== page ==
“The biggest hurdle was to figure out if Indonesia was going to let us in and what was that going to cost […] it basically cost us $1000 more than any other year,” says Kakinami. “Next it was even flights. Are planes flying there? A lot of airlines that usually go there weren’t going.”

According to Kakinami, using a travel agent in Hawai‘i to book the 10 passengers was the key to unlocking the flights. They flew All Nippon Airways from Honolulu to Tokyo, layover, Tokyo to Jakarta and then Jakarta to Padang, which totals to 20 hours of flying. Kakinami has taken four surf trips to the Mentawais in his lifetime, and has noticed an increase in surfers and accommodations every time he goes.

“The Mentawais have gotten more and more crowded every year and there are land camps now,” he explains.” The first time I went there were no land camps now there is a bunch. Our hope this year with Australia and Brazil being closed and with all of this quarantine stuff is the Mentawais will be like how it used to be with less people and more empty waves.”

“Of course COVID is the biggest challenge of going on this trip compared to the trip two years ago,” says Strand. “We wanted to do anything we possibly can to get to the Mentawais because there wasn’t going to be anyone there and there is a lot of cost that comes with that.”

The bulk of that “cost” is in the form of the quarantine when they land in Jakarta. According to Indosurfcrew.com, an eVISA (B211 visa) is a necessity for a foreigner to enter Indonesia. Be aware that by law anyone with a B211 visa is not allowed to work in Indonesia no matter if you’re self-employed or employed by a company, and if you get caught the government will deport and you will be blacklisted. The B211 visa takes 10 days to process and will run you approximately $300 USD. With this you can stay in the country for 60 days and it’s renewable for six months. Since October of last year, the Republic of Indonesia allows a sponsor (company/agent) to apply for a B211 visa on behalf of someone. The eVISA can be processed by a visa agent in Indo, and all you need to provide is a copy of your passport and payment. Your eVISA will be emailed to you in a PDF.

Once you get your eVISA here are the documents you will need to provide to when you land in Indonesia:

  • Valid passport (valid 12 months)
  • Printed eVISA
  • Printed PCR (polymerase chain reaction) negative test result
  • Fit to fly letter from an authority approved by the Republic of Indonesia
  • eHAC app on your phoneFill out / sign health check / statement letter at arrival (consent to self isolate 14 days at home)
  • Health or Travel Insurance covering COVID-19
  • Return or connecting flight confirmation via itinerary

There is no getting around the five full days of quarantine when you get to Indonesia and the two additional PCR tests (one when you land and one when you’re done with quarantine). All of this works out to roughly an additional $800-$1000 USD for the entire trip. When you arrive to Soekarno–Hatta International Airport in Jakarta you’ll be directed to a bus to the designated quarantine hotel that was approved by the Republic of Indonesia. This crew of the blue-collar buddies were able to pre-book their quarantine hotel accommodations and are traveling with copies of their hotel reservations to show when they land in Jakarta. According to Indosurfcrew.com, “general instructions are that you may not pre-book, however, some people have reported booking at the 5-Star hotels on the list.” So pre-book if can, if no can then hope for the best.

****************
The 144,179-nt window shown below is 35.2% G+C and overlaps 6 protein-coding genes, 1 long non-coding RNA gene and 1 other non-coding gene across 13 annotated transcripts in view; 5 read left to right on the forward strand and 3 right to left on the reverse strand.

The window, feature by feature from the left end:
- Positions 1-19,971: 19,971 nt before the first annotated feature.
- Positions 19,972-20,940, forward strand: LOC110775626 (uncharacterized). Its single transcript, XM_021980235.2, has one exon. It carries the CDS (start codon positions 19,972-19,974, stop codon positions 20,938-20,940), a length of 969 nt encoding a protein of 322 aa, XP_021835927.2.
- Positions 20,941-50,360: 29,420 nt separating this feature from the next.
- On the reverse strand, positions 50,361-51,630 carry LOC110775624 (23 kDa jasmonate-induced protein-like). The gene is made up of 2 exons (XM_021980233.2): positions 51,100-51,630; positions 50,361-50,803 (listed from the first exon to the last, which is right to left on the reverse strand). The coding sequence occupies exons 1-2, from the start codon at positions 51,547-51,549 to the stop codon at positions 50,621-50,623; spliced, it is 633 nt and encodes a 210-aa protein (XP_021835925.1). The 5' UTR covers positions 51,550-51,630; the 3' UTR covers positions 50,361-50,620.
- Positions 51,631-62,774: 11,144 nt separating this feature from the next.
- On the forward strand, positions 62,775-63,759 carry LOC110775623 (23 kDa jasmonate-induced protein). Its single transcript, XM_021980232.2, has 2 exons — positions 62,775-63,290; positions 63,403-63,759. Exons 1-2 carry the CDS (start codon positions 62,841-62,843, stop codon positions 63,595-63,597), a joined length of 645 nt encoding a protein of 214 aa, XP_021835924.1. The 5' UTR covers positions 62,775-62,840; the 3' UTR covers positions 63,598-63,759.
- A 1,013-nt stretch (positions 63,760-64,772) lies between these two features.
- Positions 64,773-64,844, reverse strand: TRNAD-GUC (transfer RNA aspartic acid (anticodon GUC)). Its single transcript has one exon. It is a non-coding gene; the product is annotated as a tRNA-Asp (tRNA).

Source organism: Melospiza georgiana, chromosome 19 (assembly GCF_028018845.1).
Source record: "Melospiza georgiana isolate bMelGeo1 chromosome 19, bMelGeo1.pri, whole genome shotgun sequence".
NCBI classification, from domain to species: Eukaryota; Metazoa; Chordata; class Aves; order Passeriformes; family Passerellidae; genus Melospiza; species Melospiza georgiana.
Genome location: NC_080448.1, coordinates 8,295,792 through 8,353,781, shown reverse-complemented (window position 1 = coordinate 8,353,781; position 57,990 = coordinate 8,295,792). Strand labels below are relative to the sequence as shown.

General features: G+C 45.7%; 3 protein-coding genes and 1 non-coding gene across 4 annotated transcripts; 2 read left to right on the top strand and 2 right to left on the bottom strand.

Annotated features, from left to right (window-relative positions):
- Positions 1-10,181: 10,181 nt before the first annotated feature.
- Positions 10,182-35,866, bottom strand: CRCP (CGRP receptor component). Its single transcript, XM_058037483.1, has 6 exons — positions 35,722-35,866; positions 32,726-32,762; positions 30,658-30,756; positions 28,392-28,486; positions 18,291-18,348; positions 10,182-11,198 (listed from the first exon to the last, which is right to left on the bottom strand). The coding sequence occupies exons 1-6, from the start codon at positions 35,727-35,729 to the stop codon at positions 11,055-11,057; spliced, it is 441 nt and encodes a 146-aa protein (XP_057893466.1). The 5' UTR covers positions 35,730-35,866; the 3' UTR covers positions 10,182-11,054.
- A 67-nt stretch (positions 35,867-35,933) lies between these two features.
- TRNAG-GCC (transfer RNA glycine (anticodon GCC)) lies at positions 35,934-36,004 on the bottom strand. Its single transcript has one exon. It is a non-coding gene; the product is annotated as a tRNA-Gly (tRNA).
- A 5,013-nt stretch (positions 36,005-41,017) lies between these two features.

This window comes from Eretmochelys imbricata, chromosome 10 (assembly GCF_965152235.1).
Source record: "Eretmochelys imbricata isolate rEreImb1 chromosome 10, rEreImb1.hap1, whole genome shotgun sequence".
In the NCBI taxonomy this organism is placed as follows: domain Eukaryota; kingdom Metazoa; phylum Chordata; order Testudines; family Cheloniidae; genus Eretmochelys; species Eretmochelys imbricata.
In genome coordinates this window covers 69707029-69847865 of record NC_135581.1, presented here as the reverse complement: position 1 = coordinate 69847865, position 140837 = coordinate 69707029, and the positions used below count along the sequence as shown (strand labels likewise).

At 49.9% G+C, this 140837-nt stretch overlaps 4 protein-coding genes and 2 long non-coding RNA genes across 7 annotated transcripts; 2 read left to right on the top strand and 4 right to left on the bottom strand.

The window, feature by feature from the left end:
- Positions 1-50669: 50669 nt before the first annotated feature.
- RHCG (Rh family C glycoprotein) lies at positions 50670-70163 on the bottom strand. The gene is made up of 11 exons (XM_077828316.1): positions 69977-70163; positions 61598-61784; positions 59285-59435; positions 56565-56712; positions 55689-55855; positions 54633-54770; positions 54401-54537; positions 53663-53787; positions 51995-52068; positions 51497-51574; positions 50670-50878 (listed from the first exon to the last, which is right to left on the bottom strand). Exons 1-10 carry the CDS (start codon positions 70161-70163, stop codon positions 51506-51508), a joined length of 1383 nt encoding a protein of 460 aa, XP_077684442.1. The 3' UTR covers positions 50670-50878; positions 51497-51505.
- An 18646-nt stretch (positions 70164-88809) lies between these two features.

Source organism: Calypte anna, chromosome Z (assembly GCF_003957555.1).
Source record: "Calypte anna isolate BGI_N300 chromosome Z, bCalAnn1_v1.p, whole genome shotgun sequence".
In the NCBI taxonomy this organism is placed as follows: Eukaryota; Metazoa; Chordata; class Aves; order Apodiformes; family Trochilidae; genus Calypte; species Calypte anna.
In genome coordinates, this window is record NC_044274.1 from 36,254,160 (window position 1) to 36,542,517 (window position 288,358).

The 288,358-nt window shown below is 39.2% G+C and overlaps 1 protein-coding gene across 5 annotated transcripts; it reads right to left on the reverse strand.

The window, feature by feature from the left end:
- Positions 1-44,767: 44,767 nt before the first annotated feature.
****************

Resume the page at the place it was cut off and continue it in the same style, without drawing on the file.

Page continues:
In hotel quarantine there is one person per room; hotels and hallways are monitored by closed-circuit television and guards; and you are not to leave your room for the five days. There are exceptions for married couples (travel with your marriage certificate) as well as parents and children for these hotel rooms. Three meals a day are included in the hotel price and are delivered to your room.

Once they cleared the five day quarantine it’s a fantasy that becomes a reality.

“It’s a dream come true: you wake up, you surf, you have a chef on the boat that cooks three meals for you, you’re fed and there’s cold beers,” says Kakinami. “You’re watching each other get barreled, you’re coming in, talking about it, cheers-ing for 11 days straight with nothing but good vibes!”

Budget
Airfare:$1300
Boat:$3000-$4000
Visa: $325
Quarantine:$700

Necessities To Pack
A Four-Board quiver in one boardbag: Three shortboards and a step-up
Medical supplies/First Aid Kit
Books or art project for five days of quarantine
Earplugs for sleeping on the boat
Sunblock
Petroleum jelly
Spear gun and diving gear

 

My Cart Close (×)

Your cart is empty
Browse Shop